7 sculptures you must visit in Norfolk and Waveney – and what they mean
- Credit: Brittany Woodman
You're never short of artistic installations to see wherever you go in Norfolk, with plenty of impressive and intriguing sculptures dotted around the county.
Here are some of our favourites – and what they mean:
The Beasts, UEA
Taking pride of place outside the Sainsbury Centre, on the University of East Anglia campus, is a trio of sculptor Lynn Chadwick's later works.
Lion I, Beast Alerted I and Crouching Beast II were among the final pieces the artist produced, continuing the animal theme he established early in his career.
The steel pieces were created to catch the light no matter how dull the weather, and have titles alluding to primal states of animalistic action, such as Howling Beast and Crouching Beast.
Stockfish Rack, King's Lynn
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This 10ft tall steel example was commissioned by West Norfolk Council and created by the British Artist Blacksmith Association.
It includes 176 pieces, including oysters, fish, seaweed and even a mermaid's bra. It also features a hungry seagull with its eye on the fish.
The quirky sculpture, which represents the drying racks used to process one of the biggest imports to King's Lynn in centuries gone by, can be found by Marriott's Warehouse facing the River Great Ouse.
One of the more unusual pieces of art found in the city, the giant marble brain in Norwich's Hay Hill was created by French sculptors Anne and Patrick Poirier in 2007.
It's part of a piece commissioned by Norwich City Council as an homage to doctor and author Thomas Browne, representing his reputation as a thinker.
But it might not be around for too much longer – there has been recent talk of removing the sculpture as part of plans to breathe new life into the city centre.
Justice has watched over the market place for more than 250 years since her installation in 1754.
Carrying a sword in her right hand and scales in the other, Justice would likely have been unpainted at first and was made in a London workshop.
Her presence in the town is a reminder for market traders to deal fairly with customers.
Public Sculpture, Norwich
Created to front Eastern Counties Newspapers' new Norwich HQ at Prospect House in 1968, this particular sculpture has always been rather controversial.
The assembly of stone blocks and balls of dripping and dimpled metal is the largest work of celebrated Norwich talent Bernard Meadows.
Since restored, it remains outside Prospect House at the top of Rouen Road – where it has been sited ever since it was unveiled by Princess Alexandra in 1970.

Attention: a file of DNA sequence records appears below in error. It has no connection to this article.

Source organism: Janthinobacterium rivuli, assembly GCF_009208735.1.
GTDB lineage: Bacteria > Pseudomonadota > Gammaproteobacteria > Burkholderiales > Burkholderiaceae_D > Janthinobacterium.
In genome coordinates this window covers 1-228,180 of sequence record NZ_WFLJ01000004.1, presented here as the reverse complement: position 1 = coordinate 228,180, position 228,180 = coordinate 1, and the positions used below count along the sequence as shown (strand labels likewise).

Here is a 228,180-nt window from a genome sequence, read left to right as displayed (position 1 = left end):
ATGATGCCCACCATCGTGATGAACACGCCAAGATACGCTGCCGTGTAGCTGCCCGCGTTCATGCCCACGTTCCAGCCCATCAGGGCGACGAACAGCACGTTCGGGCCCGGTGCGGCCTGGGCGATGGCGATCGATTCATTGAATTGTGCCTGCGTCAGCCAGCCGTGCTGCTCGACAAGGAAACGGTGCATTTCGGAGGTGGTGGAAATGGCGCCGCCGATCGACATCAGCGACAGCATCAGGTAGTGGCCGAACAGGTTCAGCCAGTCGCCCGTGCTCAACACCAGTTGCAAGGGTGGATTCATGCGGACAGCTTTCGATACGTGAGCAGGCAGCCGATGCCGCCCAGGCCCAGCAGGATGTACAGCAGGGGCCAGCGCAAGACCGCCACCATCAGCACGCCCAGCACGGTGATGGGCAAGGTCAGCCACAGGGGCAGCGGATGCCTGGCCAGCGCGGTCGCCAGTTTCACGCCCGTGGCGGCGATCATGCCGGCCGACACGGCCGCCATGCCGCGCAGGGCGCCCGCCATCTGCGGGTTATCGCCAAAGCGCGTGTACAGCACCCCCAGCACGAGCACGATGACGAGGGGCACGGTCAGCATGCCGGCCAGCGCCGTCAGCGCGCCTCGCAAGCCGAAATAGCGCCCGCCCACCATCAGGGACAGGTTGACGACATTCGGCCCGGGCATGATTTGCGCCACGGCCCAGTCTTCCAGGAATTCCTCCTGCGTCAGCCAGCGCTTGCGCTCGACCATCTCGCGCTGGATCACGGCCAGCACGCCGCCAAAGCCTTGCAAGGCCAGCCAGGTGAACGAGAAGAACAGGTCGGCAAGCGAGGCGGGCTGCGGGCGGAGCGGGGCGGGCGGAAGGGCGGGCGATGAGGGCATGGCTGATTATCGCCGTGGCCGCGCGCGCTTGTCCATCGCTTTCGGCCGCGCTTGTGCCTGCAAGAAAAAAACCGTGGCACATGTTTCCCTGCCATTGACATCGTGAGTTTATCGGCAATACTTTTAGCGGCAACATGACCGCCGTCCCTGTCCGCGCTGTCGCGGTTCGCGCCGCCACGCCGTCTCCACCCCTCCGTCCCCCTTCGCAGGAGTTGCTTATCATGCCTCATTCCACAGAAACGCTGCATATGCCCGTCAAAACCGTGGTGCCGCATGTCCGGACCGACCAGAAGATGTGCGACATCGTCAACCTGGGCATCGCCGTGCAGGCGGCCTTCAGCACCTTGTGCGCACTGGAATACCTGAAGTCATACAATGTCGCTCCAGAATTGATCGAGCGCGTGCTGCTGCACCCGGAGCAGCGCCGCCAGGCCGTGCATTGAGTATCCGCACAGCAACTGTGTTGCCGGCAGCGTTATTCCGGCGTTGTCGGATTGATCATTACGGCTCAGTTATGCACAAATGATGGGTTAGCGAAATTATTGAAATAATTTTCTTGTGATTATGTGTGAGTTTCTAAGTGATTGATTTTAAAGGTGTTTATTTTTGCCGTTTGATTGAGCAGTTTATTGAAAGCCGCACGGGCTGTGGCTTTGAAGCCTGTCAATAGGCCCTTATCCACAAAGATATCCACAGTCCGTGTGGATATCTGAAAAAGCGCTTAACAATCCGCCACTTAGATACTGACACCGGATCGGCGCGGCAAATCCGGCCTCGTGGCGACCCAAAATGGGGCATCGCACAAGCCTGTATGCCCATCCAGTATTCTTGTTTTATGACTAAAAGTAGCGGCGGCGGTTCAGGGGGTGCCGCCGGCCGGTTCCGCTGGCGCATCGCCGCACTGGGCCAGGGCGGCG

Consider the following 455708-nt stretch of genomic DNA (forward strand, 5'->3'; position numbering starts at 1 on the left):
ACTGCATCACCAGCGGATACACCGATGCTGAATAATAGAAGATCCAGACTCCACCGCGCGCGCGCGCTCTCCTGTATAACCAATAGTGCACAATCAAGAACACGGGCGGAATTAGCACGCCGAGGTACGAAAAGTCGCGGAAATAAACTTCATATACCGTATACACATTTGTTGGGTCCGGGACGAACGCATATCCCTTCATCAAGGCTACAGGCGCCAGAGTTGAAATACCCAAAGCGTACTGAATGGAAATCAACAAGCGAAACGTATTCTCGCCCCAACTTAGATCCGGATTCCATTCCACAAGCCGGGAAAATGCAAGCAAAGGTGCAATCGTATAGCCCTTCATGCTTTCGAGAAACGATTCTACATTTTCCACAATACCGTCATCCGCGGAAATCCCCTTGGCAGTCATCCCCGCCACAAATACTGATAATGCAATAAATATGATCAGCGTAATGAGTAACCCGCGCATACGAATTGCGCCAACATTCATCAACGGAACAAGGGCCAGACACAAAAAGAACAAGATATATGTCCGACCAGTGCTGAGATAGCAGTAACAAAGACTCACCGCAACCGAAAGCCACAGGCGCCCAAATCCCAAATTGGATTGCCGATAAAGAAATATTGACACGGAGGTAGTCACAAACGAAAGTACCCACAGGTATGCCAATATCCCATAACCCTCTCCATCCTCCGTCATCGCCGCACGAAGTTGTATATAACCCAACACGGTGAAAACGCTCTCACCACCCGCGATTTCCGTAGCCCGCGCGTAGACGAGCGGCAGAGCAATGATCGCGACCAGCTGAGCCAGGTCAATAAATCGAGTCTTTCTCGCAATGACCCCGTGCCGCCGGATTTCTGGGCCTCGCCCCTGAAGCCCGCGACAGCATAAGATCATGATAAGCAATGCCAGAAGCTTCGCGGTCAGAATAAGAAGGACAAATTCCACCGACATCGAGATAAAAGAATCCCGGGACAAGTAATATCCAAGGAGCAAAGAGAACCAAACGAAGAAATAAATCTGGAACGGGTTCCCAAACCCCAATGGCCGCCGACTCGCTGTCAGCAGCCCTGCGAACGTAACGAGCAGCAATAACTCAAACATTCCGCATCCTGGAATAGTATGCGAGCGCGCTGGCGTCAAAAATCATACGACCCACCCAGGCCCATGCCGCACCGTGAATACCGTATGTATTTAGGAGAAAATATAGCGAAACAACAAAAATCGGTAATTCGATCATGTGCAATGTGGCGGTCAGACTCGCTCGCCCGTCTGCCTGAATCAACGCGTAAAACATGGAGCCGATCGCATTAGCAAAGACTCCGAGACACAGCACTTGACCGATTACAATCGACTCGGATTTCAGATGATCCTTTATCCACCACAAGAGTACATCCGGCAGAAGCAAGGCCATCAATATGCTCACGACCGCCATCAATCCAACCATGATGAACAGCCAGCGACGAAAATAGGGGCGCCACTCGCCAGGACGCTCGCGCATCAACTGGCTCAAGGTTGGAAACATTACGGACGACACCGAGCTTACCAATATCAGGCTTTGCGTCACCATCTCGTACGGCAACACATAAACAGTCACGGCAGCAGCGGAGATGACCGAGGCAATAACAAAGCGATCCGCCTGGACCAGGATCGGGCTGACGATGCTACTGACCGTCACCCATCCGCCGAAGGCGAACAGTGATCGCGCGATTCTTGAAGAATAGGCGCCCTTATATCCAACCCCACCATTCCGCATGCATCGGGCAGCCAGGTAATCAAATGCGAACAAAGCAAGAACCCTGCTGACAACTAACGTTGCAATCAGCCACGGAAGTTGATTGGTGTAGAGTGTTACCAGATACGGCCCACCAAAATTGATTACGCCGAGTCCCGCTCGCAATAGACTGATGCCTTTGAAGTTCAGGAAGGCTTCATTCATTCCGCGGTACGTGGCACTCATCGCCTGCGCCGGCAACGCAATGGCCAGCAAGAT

Captain Mainwaring, Thetford
The life-sized bronze recreation of the famous Dad's Army character takes pride of place on a bench in Bridge Street.
Sat down wearing his home guard uniform, the sculpture was created by Ipswich artist Sean Hedges-Quinn and unveiled in 2010 in the town where many scenes for the TV show were filmed.
The captain cut a lonely figure last December when he was snapped during the floods which hit the town shortly after Christmas.
Ursula and Bertie, Holt Country Park
A pregnant bear was carved from a fallen tree by Mike Thody, from Hempstead, and was unveiled in 2015.
It stands in the sensory garden at the country park, run by North Norfolk District Council, and was named by local school children.
Ursula was joined a year later by wooden baby bear Bertie, depicted reaching up to his mother.
How you can make your own monument
This story has been written in association with Inspiring Norfolk a new education project to celebrate living and learning in Norfolk.
On its website, there are loads of Norfolk-related videos and activities so schools can tailor the curriculum and teach people about the county.
One of them invites students to design their own monumental sculpture,
Norwich University of the Arts lecturer Desmond Brett says: "We're not expecting you to build something out of bronze, carve a big lump of marble or fabricate something that's 50-feet high.
"What you can do is make a maquette – a very small scale version of something.
"You might want to use Photoshop to place this maquette in a different location – for example, if you wanted to make a sculpture which sits on the top of Norwich Castle, or floating on the sea off the north Norfolk coast."
Any designed monumental maquettes can be emailed to: firstname.lastname@example.org.